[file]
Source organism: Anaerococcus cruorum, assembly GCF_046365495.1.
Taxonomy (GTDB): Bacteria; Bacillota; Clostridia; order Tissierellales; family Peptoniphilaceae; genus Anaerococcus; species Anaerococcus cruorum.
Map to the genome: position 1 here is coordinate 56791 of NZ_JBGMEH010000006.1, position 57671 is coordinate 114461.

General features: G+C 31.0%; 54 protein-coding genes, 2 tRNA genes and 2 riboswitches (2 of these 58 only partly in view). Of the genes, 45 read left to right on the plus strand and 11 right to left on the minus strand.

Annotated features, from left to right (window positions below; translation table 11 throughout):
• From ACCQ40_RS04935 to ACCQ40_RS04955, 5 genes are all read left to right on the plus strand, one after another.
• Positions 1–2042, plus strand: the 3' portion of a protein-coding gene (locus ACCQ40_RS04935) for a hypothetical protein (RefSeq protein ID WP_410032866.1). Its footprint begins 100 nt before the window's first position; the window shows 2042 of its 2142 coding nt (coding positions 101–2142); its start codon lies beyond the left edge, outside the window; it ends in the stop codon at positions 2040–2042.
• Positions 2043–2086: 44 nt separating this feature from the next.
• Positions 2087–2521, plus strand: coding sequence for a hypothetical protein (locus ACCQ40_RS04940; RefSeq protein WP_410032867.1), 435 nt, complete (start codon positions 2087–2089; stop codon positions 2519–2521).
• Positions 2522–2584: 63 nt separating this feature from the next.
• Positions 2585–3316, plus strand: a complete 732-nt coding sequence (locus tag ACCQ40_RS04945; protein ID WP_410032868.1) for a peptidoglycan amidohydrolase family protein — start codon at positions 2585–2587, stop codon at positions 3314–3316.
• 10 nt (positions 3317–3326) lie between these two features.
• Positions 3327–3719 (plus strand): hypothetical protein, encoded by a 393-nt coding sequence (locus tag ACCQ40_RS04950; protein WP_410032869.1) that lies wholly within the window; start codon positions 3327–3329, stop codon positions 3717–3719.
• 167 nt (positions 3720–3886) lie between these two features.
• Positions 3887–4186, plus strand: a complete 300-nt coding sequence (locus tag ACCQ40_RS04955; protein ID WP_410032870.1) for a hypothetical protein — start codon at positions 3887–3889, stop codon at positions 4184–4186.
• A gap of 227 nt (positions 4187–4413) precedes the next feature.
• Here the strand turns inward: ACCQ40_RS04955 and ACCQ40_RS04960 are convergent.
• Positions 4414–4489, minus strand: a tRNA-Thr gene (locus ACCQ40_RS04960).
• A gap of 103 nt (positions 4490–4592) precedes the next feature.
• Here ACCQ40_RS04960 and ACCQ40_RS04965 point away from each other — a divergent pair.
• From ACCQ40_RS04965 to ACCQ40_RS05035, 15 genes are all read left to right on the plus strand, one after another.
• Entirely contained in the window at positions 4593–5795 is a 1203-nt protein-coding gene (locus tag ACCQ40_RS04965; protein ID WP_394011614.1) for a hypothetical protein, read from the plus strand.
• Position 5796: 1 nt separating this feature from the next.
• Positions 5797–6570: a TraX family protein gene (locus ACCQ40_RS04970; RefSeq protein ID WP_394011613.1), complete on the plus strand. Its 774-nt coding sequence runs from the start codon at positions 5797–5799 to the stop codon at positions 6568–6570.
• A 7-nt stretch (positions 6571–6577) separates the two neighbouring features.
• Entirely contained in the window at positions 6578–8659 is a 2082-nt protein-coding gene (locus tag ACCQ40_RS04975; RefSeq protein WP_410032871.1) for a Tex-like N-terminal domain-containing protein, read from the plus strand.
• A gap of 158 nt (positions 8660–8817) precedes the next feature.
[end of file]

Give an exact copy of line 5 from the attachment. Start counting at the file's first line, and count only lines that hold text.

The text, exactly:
Annotated features, from left to right (window positions below; translation table 11 throughout):